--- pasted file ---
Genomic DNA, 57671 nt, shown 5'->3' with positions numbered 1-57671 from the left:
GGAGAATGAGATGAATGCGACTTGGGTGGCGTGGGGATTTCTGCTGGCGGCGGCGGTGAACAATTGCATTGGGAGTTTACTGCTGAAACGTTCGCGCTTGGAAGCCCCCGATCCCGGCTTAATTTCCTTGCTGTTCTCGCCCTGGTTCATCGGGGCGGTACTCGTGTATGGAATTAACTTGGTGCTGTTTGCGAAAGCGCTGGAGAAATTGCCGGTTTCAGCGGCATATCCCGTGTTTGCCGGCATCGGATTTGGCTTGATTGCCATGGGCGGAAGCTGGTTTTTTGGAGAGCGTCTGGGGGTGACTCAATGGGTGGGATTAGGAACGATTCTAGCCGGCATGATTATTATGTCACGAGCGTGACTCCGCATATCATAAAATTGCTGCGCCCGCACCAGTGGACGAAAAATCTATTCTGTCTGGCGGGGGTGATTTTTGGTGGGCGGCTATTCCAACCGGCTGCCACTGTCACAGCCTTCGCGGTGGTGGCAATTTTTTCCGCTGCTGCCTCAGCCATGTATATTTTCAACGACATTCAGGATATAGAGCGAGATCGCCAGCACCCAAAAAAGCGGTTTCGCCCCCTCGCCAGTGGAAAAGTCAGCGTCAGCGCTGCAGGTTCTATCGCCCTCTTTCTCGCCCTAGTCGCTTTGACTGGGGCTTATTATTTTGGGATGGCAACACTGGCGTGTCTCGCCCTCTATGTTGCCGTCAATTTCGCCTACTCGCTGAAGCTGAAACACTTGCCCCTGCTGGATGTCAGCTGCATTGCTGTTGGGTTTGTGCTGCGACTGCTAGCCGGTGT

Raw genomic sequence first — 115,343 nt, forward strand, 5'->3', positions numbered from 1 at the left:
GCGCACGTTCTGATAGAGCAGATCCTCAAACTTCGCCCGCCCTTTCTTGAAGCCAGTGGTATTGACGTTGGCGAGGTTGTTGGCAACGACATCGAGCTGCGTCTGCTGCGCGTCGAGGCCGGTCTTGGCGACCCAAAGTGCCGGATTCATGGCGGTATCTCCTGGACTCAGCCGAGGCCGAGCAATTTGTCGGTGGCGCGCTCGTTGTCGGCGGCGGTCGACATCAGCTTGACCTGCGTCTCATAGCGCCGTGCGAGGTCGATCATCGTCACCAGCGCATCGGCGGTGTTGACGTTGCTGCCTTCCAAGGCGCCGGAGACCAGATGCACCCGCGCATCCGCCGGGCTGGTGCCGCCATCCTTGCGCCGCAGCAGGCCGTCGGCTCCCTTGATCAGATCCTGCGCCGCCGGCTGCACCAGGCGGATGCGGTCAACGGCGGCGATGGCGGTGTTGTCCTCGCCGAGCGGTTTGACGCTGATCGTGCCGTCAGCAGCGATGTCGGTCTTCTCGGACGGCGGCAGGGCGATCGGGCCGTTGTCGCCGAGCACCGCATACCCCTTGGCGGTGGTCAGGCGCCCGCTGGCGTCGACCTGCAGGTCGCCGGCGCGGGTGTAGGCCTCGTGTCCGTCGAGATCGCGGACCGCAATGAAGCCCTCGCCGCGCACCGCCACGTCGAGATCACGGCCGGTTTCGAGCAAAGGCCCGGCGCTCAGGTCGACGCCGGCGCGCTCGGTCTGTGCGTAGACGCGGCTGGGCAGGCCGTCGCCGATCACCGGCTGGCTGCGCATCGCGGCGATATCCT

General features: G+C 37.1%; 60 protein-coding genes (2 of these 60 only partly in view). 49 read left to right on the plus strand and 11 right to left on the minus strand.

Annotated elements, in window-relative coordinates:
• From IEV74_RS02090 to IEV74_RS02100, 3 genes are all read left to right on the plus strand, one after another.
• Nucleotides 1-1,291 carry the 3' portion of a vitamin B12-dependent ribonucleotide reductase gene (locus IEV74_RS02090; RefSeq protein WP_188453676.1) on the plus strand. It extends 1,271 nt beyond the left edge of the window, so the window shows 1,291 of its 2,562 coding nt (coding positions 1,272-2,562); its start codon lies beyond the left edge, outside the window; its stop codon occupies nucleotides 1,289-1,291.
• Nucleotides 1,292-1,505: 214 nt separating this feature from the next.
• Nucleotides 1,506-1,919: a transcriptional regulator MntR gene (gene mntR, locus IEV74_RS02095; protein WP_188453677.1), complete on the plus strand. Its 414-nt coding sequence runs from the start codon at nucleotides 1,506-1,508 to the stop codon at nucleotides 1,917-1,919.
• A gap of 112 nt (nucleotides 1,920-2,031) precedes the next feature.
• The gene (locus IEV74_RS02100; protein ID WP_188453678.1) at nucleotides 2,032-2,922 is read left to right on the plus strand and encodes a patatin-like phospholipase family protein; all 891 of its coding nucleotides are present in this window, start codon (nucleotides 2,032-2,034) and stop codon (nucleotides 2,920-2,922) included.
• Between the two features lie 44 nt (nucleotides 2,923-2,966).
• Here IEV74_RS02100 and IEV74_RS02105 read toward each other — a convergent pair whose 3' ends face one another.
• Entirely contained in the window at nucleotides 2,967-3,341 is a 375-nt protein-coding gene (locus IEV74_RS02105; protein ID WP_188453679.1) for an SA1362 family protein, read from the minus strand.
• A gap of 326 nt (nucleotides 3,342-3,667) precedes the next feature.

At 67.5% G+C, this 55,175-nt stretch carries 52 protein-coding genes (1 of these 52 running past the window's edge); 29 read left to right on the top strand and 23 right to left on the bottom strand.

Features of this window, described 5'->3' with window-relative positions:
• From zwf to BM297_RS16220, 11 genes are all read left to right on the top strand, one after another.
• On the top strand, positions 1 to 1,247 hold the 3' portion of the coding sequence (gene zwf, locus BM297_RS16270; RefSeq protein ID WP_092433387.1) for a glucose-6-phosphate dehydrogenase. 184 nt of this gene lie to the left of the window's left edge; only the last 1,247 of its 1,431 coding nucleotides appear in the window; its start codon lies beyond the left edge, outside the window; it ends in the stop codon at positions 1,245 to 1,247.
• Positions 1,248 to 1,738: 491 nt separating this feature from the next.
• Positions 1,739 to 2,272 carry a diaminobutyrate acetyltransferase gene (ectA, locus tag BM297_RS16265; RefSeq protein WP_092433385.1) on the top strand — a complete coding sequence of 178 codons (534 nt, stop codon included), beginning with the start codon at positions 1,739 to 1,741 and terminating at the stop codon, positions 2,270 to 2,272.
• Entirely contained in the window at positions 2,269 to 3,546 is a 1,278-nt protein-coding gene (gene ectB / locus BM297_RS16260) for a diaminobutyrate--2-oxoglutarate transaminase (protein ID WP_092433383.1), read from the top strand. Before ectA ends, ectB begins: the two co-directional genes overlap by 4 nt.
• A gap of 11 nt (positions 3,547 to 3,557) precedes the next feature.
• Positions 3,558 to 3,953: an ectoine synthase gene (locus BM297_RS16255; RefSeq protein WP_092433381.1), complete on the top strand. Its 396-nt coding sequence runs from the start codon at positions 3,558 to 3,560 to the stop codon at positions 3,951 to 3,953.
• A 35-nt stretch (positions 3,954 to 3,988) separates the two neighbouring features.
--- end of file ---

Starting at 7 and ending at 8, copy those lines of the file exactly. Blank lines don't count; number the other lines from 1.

• From IEV74_RS02090 to IEV74_RS02100, 3 genes are all read left to right on the plus strand, one after another.
• Nucleotides 1-1,291 carry the 3' portion of a vitamin B12-dependent ribonucleotide reductase gene (locus IEV74_RS02090; RefSeq protein WP_188453676.1) on the plus strand. It extends 1,271 nt beyond the left edge of the window, so the window shows 1,291 of its 2,562 coding nt (coding positions 1,272-2,562); its start codon lies beyond the left edge, outside the window; its stop codon occupies nucleotides 1,289-1,291.